The In-Crowd By Jon Hartless


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Post May 18, 2004, 09:52:03 PM

The In-Crowd By Jon Hartless

The path this story took was wholly unexpected, and therefore entertaining, if a little over the top! I enjoyed your humurously cynical look at the superficial world of consumerism and commercialism, and I noticed you slipped in a reference to Brave New World (I assume you meant it that way) a classic story taking these ideas to the extreme: 'New is better than old' 'Ending is better than mending' 'The more stitches the less riches'... Pohl and Kornbluth also wrote an excellent book examining the consumer world from both ends- 'The Space Merchants'.<br><br>A few inconsistencies weren't enough to make the story incomprehensible but they do draw the reader out of the story. For example, Martin ordered a cheese sandwich then later finished off his ham sandwich. Later in the story, Knox Co. is destroyed but is then triumphant (I assume you meant to write King Co. there).<br><br>On the plausability side, the building collapsed, burying everyone in it, yet Martin is able to simply walk away- how? And how did a yellow vapour destroy buildings and cars but not physically destroy people? I realise the story is not intended to be very realistic, but I think it would work better if the logic was ironed out a little bit- we still want to believe in it.<br><br>I especially liked the character of Martin and the ending. A lot happened in a short space of time- didn't get time to even think about being bored, or pausing for a second- well done!<br><br>GG
[img width=40 height=40]http://www.ozscififorum.com/100_010.jpeg[/img] Greg Guerin
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Post May 19, 2004, 08:42:05 AM

Re: The In-Crowd By Jon Hartless

And how did a yellow vapour destroy buildings and cars but not physically destroy people?
<br><br>It was my understanding from reading the story, that it was the meteor that caused all the destruction. After the meteor had done the damage, the yellow vapour fell on everything, turning all the dead people into zombies.<br><br>Kevin<br>
Last edited by Therio on May 19, 2004, 08:42:25 AM, edited 1 time in total.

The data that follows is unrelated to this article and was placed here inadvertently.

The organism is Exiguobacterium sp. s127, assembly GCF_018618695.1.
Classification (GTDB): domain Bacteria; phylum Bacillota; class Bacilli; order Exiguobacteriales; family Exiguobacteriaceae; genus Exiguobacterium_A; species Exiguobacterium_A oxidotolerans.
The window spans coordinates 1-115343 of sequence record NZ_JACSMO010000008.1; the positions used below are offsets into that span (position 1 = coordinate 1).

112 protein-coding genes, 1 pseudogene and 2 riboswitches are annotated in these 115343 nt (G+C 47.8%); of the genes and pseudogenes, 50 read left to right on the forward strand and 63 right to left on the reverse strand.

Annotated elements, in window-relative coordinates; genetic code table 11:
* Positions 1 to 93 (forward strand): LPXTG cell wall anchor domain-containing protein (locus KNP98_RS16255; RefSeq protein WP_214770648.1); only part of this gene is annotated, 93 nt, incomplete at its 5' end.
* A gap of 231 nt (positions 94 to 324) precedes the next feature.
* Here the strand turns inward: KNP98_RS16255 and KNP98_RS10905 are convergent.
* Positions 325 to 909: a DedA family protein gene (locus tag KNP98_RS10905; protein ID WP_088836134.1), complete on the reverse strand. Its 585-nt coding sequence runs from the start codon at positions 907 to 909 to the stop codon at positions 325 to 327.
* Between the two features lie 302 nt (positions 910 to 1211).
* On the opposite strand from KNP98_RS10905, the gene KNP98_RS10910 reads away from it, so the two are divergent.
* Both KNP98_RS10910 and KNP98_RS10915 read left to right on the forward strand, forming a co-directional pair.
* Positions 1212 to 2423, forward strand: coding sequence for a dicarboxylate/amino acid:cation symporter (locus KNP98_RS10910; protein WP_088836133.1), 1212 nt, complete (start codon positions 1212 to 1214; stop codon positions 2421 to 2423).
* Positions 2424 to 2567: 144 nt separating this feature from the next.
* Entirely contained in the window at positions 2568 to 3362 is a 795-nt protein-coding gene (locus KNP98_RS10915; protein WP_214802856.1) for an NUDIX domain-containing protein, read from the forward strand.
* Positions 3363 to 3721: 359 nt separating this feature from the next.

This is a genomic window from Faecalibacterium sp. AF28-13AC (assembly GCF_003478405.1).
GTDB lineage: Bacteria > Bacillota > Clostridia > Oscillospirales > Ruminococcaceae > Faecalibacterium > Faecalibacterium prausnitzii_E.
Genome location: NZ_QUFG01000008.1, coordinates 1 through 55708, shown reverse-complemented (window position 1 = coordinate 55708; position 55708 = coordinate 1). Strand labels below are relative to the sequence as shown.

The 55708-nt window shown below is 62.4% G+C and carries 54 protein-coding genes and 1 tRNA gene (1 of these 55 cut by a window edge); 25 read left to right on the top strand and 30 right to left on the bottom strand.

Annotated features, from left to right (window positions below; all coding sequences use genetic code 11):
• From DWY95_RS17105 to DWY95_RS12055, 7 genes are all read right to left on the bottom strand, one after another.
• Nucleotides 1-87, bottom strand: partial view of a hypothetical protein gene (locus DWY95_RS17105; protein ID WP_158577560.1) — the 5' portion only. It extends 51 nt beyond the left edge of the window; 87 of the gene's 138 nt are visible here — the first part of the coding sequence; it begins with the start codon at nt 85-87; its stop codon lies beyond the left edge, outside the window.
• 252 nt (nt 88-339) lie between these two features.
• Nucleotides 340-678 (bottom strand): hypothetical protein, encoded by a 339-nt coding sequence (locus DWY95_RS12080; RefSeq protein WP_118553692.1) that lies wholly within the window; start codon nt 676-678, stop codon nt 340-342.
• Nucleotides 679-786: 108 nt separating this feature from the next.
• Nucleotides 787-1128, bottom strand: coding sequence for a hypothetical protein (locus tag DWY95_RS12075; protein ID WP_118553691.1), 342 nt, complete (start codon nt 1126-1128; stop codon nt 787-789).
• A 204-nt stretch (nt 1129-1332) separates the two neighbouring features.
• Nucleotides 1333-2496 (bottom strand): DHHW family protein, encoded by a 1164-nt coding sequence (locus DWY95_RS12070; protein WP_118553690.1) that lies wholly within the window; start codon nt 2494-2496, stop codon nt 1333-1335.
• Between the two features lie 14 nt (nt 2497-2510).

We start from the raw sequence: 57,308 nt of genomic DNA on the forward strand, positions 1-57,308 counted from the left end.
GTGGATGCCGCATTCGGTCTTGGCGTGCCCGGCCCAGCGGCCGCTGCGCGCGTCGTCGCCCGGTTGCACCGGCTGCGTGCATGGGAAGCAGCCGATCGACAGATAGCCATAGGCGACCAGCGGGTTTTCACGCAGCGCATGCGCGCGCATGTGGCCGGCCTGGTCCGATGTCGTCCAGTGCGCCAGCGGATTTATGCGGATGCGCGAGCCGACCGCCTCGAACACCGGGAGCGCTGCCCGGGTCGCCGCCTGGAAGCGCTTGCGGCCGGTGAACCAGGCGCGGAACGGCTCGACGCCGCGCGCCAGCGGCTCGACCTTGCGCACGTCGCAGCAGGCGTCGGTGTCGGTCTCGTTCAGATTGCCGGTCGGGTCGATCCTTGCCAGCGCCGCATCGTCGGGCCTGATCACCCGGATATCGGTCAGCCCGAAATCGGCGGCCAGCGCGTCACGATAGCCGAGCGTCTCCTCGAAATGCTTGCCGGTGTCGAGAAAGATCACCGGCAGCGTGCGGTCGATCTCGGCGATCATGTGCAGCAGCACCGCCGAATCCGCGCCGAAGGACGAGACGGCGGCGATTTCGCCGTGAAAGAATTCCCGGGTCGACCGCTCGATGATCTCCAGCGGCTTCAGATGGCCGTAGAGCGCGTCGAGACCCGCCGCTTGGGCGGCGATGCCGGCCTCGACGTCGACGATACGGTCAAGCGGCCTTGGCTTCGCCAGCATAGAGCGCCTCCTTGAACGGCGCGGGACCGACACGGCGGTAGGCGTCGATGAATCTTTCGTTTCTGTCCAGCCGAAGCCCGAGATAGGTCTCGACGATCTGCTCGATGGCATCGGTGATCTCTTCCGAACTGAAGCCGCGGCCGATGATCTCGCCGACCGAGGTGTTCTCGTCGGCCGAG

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Post May 19, 2004, 02:38:01 PM

Re: The In-Crowd By Jon Hartless

... I think Kevin is correct -- the damage to buildings and cars was caused directly by the meteor (a shock wave/fire storm? One would think there might be survivors in the opposite hemisphere in that case ...). Anyone who was outside at the time was probably vaporized or burned beyond the point where reanimation might occur. The zombies were people who were sheltered from the initial effects, but emerged from their places of refuge too soon and succumbed to toxins, heat, whatever, and were then revived by the yellow dust, or who were killed inside buildings, and revived when yellow dust infiltrated through broken windows and ventilation systems. Only the bunker-like, poorly ventilated Arena (in that immediate vicinity) completely protected its occupants from both the initial blast and the yellow dust.<br><br>This story is a black-humor unholy mating between American Psycho (where status, as defined by the elegance of one's business cards and clothing, is worth killing over) and Dawn of the Dead (the recent remake of which is quite good, by the way). While it IS a bit over the top, the transformation of mindless consumers into Mindless Consumers (of anything they can catch) is a lot of fun.
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Post May 19, 2004, 09:18:08 PM

Re: The In-Crowd By Jon Hartless

Re-read the passage... the meteor 'skipped' the upper atmosphere and 'altered' the air before the yellow toxin was mentioned, so yes, you're right about that, and that the zombies appear to emerge from buildings. <br><br>My only excuse- I was so keen to see where this was going, I must have zipped over this part too fast!<br><br>The Mindless Consumer- I like that analogy.<br><br>GG
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